Another television series from GMA Network, Amaya, depicts diwata as goddesses who may be called upon through a ritual. The diwatas here areoriginate from ancient Visayan foklore. The series revolves around the life of Amaya, a binukot (kept maiden) and her fate to become the most powerful woman of her time. It is set during the pre-colonial times of the Philippines. The diwata shown were
- Maguayen, who ferries the souls of the dead to Sulad (Purgatory).
- Pandaki, who can change a fate of a dungan (soul). She brings good dungan from Sulad to Saad (Heaven) to be an umalagad.
- Malandok, god of war.
- Bakunawa (a dragon), guardian of Sulad.
In another GMA Network TV series, Indio, diwata are gods or goddesses that can be called or prayed upon. Indio is about a man with a diwata mother and a human father. During the Spanish colonial period, he protects the Filipinos from the Spaniards. Similar to Amaya, these diwatas originate from ancient Visayan foklore. Some of them are:
- Makaptan, the supreme god
- Ynaguiginid, war and earth goddess (successor of Malandok)
- Magayon, goddess of flying animals, also a wood goddess
- Lalahon, goddess of fire and volcanoes
- Lidagat, water goddess
- Libulan, moon goddess
- Lihangin, wind goddess
- Dalikmata, goddess of eye diseases and visions, also an ice goddess.
- Adlaw, sun god
- Barangaw, rainbow god
- Ribung Linti, thunderstorm god
- Lisantonillo, god of blessngs
- Burigadang Pada Sinaklang Bulawan, goddess of greed and riches
- Paiburong, god of the middle world. He is the brother of Burigadang Pada.
- Makabosog, god of gluttony
- Sidapa, god of death
- Pandaki, goddess who saves souls for a better fate
- Magwayen, sea goddess who ferries the souls to the land of the dead
- Alunsina, goddess of eastern skies
The term lambana is an old Tagalog word for a drawing symbol or picture that represents a deity of the ancient pagan religion of the Tagalog people was recently used in fantasy-themed television shows such as ABS-CBN's Pedro Penduko as a term for "small fairies". It can be argued that the term was first used in Encantadia as a reference to Muyak and later on in Luna Mystika where it was used to identify the characters played by Pauleen Luna and Michelle Madrigal.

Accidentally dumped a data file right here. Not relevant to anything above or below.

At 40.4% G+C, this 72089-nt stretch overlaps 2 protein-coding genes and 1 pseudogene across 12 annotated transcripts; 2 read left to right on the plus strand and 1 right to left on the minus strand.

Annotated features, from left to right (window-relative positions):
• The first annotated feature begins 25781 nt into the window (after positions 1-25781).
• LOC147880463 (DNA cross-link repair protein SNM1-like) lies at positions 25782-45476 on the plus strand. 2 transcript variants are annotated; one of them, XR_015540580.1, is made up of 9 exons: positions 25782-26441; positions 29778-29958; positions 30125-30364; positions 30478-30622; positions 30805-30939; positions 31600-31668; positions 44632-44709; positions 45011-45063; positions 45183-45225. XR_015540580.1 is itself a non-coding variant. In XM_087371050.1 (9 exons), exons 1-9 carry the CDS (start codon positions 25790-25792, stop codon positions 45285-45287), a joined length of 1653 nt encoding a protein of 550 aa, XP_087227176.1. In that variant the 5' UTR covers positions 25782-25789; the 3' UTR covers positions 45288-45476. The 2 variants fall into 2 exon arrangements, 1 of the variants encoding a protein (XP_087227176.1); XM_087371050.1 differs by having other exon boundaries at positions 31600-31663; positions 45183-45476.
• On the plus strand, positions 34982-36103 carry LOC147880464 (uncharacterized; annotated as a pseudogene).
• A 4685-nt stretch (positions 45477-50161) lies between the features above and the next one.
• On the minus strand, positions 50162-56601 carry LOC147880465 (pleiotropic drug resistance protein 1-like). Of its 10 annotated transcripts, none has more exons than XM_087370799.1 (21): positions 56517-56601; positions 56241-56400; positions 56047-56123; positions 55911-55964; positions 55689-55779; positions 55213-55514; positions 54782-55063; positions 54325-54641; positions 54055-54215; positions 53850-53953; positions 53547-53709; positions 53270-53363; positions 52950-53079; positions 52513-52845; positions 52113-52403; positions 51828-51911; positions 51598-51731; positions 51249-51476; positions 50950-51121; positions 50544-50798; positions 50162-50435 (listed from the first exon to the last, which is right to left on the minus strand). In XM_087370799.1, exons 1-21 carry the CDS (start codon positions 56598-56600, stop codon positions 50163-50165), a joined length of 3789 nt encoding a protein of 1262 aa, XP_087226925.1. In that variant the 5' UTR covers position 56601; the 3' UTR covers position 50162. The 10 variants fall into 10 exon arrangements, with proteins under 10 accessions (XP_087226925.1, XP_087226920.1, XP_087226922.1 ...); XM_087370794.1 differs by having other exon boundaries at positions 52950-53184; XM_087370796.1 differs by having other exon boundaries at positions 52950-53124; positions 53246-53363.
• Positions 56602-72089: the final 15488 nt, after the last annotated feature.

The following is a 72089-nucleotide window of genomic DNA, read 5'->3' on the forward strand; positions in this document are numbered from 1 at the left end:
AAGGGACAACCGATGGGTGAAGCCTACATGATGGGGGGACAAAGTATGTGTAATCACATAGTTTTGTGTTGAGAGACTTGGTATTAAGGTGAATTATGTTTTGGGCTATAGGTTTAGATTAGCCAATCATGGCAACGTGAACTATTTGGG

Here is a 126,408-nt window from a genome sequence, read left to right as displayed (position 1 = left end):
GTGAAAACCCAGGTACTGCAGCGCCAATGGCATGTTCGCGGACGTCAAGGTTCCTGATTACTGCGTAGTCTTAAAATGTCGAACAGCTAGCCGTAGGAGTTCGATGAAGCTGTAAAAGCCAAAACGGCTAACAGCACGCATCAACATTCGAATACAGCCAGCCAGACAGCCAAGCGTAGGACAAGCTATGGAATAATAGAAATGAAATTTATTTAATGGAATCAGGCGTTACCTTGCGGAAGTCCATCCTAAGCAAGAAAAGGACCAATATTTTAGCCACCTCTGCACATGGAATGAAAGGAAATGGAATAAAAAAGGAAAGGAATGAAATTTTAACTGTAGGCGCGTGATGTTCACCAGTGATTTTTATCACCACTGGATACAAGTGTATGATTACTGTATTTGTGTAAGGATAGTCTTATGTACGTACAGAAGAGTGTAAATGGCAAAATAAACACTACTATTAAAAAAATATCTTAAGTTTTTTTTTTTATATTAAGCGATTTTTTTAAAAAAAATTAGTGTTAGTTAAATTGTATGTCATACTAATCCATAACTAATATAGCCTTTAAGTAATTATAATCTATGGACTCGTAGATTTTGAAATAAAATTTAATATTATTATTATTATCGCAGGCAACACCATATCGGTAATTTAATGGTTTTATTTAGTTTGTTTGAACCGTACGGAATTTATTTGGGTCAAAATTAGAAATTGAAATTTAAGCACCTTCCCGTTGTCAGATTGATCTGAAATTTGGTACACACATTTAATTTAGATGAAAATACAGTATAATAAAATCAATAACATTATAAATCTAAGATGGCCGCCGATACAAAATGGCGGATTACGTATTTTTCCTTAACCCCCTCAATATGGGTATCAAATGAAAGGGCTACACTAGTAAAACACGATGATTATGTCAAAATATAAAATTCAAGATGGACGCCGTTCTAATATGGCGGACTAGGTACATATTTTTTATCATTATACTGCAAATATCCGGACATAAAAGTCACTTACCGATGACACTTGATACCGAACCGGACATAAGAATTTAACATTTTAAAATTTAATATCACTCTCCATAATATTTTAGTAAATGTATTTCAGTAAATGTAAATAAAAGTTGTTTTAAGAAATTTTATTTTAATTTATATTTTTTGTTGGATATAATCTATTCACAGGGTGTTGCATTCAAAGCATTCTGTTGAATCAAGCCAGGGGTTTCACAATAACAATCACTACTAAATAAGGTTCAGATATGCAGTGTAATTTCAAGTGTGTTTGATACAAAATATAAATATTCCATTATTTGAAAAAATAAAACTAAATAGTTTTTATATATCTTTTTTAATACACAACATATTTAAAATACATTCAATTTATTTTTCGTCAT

Diwata is a Filipino singer-comedian who made a mark with the Tagalog remake of the English song "Sincerely" and became well known with "Sisirin Mo," a naughty song with double meaning that titillated the masses' imagination from her self-titled album Diwata. This album launched a whole new genre of songs that shocked the sensibilities of the predominantly Catholic Philippines in 2001.
There is a Filipino Rock Band named "Diwata" that consists of 5 individuals namely, Lem Andrade on vocals, Rai Peralta on lead guitar, Paul Medina on drums, Ryan Mascardo on rhythm guitar and Jaycee Alipio on bass. They started the band late 2008 and still rocking the stage of Manila and near provinces until today.
One of the characters in the play Speech and Debate by Stephen Karam is named "Diwata," and claims to have some Filipino ancestry.
In 1987, the movie entitled Diwata, directed by Tata Esteban and written by Rei Nicandro showed the mythical life of the deities. Actress Olga Miranda played the main role, together with the other cast Lala Montelibano, Dick Israel and George Estregan.
The independent film Faraway focuses on a woman and her quest to find the Diwata tribe.
In 2017, A Filipino Tabletop Role Playing Game that beautifully encapsulates local myths called Project Tadhana was released. It features Diwata as one of its playable races (or lahi) together with Engkanto, Tikbalang, Aswang, and Tao. 
- Devata, deities, divine beings or lesser gods in Hinduism and Buddhism concept
- Hyang, similar concept in ancient Indonesia
- Kami, similar concept in Japanese Shinto faith
- Datuk Keramat
- Na Tuk Kong
- William Henry Scott's Barangay: Sixteenth-Century Philippine Culture and Society, 1994 ISBN 9789715501354
- "'I Juander': Naniniwala pa ba sa diwata si Juan?". GMA News. July 15, 2013.
- "Diwata 1987". IMDb.
- "'Tadhana' is a Filipino tabletop RPG that beautifully encapsulates local myths". gmanetwork.